Mary Jane Hawes Wilmarth to Jane Addams, July 28, 1908

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July 28, 1908

Lake Geneva.
Wisconsin.

My Ever Dear!

The tenderness of your consolation failed not of its purpose. Your perception of general loss and pitiableness never does hide from you the individual grief and need.

The inevitable sadness which lies in my heart is not without recognition of the kindliness of Death. When no other remedy can avail, there [page 2] is also thankfulness for the conditions which have left me freer for giving the personal attention and companionship during these years of my brother's invalidation, than I might have done earlier or perhaps could do later, for the mercifulness of little suffering, for the gentleness of the unfastening from the mornings, the quiet slipping away on the last voyage, and for the precious memories of a long and steadfast affection which has never failed me. [page 3]

These most primitive domestic affections which should be as first steps toward the larger out reaching to the human family became a sweet habit of the mind -- not to the brother without a wrench when there is no longer visible or audible sign of response.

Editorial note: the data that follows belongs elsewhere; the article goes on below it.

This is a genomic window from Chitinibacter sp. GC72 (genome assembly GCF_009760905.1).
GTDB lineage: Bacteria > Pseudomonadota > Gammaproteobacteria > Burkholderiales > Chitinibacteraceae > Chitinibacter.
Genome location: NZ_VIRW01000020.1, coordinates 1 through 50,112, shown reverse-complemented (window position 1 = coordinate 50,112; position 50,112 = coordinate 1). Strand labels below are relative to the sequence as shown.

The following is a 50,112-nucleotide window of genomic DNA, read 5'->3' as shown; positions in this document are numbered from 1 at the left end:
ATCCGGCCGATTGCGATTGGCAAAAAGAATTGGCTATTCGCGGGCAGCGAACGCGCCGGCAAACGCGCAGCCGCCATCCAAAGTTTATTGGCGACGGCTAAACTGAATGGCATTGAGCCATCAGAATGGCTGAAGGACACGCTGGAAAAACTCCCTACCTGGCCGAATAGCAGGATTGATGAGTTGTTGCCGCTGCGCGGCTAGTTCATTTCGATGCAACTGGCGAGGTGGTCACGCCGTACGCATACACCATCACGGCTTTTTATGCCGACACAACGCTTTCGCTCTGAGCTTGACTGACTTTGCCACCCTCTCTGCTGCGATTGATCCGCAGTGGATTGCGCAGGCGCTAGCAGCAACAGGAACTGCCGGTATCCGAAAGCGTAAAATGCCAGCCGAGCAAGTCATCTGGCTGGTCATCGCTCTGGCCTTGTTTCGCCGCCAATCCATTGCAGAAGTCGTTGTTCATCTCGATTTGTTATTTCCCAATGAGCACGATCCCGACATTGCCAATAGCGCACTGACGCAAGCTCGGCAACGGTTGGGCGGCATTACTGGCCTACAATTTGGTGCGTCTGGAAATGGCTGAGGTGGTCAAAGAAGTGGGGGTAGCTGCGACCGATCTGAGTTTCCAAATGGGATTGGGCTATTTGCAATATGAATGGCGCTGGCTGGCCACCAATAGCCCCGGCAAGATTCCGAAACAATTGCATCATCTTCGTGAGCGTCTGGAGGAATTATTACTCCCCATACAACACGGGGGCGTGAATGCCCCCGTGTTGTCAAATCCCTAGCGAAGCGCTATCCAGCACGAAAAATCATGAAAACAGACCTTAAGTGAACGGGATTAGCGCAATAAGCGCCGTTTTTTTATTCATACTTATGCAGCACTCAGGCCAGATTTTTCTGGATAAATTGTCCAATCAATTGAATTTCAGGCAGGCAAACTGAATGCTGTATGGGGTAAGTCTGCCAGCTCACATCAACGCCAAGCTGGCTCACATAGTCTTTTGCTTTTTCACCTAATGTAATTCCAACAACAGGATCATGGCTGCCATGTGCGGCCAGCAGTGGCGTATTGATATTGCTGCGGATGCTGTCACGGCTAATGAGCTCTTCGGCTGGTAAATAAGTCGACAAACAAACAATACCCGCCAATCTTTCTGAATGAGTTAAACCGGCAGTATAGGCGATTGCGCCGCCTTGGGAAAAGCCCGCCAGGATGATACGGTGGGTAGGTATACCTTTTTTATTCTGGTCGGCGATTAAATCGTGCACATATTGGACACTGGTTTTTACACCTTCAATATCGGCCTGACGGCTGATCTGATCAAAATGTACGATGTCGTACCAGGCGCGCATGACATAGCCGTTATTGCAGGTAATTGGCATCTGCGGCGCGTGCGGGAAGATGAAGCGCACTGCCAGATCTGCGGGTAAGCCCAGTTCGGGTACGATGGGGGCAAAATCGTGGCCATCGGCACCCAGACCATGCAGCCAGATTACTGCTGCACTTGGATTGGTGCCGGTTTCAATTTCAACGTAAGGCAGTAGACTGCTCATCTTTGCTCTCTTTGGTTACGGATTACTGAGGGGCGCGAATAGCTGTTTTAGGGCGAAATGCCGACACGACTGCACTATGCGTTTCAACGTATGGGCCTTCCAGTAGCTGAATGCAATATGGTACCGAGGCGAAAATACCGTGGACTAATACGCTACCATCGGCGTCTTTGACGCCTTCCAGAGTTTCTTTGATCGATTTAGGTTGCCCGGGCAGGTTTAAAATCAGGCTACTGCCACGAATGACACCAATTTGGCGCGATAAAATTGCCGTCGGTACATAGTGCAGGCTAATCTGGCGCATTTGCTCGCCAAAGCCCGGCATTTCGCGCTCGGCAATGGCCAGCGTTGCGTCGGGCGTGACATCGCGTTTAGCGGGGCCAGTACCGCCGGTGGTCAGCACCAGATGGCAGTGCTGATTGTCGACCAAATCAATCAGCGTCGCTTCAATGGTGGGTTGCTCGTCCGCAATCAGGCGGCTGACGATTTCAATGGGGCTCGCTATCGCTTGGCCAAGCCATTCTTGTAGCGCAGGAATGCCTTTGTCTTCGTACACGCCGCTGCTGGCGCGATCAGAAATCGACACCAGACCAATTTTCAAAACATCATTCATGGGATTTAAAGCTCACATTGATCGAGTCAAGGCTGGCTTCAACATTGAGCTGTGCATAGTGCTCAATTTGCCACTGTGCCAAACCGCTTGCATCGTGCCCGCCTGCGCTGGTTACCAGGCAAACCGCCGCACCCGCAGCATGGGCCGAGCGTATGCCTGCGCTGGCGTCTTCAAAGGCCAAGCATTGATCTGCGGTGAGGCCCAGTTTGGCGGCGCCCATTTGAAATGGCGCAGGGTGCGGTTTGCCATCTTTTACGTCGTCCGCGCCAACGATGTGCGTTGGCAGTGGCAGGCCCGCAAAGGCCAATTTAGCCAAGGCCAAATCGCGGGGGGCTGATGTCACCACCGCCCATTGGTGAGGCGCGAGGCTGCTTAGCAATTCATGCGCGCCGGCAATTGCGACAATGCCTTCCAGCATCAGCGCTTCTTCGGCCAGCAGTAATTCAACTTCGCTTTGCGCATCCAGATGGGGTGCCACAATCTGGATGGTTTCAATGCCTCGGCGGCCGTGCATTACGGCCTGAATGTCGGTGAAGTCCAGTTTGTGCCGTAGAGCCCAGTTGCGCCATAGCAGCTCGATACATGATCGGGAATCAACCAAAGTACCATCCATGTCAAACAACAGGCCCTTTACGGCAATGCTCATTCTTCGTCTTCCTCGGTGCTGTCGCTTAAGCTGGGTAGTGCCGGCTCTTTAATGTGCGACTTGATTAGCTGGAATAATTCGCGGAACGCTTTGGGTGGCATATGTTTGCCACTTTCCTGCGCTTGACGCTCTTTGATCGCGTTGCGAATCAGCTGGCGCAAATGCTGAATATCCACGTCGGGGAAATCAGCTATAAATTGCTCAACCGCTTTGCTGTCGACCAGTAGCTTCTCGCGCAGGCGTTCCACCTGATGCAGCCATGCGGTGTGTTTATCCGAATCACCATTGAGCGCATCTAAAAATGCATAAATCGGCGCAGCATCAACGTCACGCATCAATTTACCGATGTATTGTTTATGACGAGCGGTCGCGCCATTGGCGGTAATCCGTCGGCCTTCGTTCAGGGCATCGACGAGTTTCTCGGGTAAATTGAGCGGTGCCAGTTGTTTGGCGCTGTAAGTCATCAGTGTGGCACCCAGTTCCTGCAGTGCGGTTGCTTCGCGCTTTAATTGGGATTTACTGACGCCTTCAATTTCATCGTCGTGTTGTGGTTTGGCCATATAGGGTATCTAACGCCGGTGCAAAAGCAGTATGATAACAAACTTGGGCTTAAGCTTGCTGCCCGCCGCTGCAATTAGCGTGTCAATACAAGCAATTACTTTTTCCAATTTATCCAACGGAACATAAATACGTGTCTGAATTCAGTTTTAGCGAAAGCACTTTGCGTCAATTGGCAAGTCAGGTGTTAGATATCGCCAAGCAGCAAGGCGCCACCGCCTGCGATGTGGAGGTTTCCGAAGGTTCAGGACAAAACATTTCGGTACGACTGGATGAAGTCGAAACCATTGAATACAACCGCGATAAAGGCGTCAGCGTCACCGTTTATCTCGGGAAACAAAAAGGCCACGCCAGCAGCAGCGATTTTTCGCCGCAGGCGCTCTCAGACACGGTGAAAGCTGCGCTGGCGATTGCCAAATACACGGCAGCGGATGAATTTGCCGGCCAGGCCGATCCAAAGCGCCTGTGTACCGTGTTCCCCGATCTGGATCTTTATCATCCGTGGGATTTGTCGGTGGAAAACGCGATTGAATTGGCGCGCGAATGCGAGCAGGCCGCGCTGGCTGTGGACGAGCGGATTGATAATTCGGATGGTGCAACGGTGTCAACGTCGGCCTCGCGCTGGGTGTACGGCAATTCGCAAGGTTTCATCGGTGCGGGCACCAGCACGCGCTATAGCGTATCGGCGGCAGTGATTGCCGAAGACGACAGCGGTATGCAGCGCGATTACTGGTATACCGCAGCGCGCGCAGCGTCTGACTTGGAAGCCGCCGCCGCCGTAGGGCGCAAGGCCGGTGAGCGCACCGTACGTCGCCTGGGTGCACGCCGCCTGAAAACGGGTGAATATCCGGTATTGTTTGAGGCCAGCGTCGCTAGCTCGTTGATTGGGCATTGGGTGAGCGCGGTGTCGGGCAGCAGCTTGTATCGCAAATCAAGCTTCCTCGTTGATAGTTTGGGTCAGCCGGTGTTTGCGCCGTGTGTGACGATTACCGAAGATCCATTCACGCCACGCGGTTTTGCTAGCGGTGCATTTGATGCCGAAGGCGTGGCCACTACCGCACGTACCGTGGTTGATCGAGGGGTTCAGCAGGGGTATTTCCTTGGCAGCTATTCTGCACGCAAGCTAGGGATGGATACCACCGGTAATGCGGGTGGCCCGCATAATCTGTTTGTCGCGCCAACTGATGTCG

If you will come to us here if will be a blessing for us. If there comes a time when the quiet, the space, the verdure call you, above the noise of the streets and the clamor of those who like wayside beggars call to you -- do know there will always be the room -- not a servant in the house but would be enkindled if I should say: "Miss Addams is coming." [page 4] Anna and her children are here now Mr Thompson coming up for [weekends], and she hopes very much that your coming may be while she is staying.

Earlier in the season I thought I might hear you at Madison. I did not know but to come <from there> with Mrs Sumner and Mary McDowell might seem easier for you than a separate leaving home so I asked them to tell you.

Yours with abiding love
Mary H. Wilmarth